If you go back to the beginning of Rubinhealth.com you will see a little piece I wrote on what healthcare reform means to me — and how it would be possible to get something done. It’s still on the site. In this summary, I spoke about a limited public option. My premise was to start it out slowly and give it some time to determine if it would work before it was expanded. I said it should start it in a region with limited participation which would allow vested parties, including providers, insurers, the public, and yes the government to see what worked and did not work. Guess what, this is close to what is happening now…
Month: October 2009
It’s time to stop talking about healthcare reform for this entry and my next blog. It’s not that healthcare reform is not important, it is – and there will be plenty of time to talk about it in the future. In my next blog I want to explain how doctors get paid and why it’s dangerous to say “they get paid too much” – but that’s a later topic… Read more
This is going to be quite an open enrollment season – many large corporations that provide healthcare insurance to their employees through self-insured plans are changing the model for providing benefits. What many employees will see are higher co-pays, higher deductibles, higher co-insurance levels, and finally, severe penalties for seeing their physicians out-of network. Forget about going to an out of network hospital or diagnostic imaging facility. Those costs will be too high for most to afford. As corporations struggle to make money in a bad economy, reducing healthcare costs has become an easy target. Since the country does not yet appear ready to tackle rising costs, the easy solution is making the employees pay more for the same coverage…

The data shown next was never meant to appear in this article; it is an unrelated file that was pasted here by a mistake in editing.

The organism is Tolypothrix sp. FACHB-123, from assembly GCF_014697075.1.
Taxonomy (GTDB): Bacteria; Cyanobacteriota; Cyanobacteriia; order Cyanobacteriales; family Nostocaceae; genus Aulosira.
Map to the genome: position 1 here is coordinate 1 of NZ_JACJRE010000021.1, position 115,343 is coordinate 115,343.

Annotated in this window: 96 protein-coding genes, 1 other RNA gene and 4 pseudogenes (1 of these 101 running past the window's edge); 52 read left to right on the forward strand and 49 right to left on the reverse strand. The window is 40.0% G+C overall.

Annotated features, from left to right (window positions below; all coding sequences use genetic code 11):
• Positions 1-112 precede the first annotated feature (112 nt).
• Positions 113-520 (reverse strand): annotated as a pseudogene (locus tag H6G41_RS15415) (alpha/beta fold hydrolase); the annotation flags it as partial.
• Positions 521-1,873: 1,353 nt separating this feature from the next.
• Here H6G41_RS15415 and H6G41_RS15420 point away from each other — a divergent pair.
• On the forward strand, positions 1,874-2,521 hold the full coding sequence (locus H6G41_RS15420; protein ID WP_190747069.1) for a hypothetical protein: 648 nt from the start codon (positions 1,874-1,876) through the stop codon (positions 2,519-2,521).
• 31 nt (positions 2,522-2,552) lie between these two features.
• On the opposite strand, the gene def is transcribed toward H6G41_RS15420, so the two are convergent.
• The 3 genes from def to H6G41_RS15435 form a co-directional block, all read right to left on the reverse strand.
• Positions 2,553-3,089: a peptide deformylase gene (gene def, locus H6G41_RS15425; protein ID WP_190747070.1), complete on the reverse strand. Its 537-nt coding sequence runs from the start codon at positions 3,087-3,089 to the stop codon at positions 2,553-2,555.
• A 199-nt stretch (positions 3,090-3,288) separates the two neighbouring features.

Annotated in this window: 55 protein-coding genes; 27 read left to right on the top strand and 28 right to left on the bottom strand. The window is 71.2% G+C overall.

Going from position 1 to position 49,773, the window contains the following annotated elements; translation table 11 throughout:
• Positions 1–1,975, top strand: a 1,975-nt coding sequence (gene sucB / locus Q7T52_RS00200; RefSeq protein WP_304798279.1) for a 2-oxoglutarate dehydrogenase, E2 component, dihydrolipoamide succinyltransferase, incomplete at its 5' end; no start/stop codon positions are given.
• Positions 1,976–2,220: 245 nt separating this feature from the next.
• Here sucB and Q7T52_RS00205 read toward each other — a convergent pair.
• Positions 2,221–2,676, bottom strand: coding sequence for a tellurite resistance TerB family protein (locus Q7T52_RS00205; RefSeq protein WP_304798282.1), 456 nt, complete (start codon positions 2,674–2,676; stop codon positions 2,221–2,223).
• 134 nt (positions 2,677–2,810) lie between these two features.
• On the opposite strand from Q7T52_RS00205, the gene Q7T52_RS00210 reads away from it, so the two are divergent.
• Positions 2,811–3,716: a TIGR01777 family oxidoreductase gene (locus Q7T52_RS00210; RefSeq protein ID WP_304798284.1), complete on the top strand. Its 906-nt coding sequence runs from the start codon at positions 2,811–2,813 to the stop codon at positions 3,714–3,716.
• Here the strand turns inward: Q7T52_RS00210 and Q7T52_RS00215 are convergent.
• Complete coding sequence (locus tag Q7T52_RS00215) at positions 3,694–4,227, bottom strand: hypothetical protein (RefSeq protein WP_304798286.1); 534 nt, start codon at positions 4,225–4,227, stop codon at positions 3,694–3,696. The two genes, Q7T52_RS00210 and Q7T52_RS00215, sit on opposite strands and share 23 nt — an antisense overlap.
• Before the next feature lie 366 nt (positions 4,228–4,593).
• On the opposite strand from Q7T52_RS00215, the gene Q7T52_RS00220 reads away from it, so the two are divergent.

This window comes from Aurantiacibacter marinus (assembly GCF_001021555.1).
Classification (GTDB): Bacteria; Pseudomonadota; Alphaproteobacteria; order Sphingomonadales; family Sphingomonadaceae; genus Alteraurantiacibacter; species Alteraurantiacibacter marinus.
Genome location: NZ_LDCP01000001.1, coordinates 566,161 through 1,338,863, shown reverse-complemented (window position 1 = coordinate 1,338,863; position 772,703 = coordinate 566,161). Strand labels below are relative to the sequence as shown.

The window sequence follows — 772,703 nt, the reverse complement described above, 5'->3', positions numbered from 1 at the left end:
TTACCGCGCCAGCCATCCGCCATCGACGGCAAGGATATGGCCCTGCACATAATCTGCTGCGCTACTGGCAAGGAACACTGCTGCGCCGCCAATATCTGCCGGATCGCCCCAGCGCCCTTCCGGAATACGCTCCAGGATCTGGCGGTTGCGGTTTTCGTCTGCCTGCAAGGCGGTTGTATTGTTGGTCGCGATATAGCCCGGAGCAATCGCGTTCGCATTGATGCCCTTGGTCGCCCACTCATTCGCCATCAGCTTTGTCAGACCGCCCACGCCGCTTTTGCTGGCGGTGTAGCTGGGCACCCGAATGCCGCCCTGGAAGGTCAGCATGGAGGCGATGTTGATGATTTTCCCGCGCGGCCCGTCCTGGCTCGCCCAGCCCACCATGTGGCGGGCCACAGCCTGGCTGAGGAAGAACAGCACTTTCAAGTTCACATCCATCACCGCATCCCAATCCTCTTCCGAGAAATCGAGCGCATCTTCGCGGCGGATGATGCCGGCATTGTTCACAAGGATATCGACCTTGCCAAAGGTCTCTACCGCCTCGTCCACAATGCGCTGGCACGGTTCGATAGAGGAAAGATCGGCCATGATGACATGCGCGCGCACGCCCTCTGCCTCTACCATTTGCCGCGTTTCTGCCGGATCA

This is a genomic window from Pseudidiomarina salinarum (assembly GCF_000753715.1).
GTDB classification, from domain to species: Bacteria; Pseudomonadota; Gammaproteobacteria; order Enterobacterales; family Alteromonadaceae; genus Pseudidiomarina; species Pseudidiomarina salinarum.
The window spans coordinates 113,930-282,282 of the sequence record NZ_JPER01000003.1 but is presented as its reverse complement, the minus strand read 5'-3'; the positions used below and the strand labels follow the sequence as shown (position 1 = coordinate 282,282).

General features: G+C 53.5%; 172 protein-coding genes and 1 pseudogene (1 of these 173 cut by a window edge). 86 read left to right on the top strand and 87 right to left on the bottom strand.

There have been many studies done about healthcare in other countries — what works and what does not – I wrote a blog about the Swiss system a few weeks back. The common theme in all these other countries is not so much how they implemented healthcare reform, but rather that they did implement something… Read more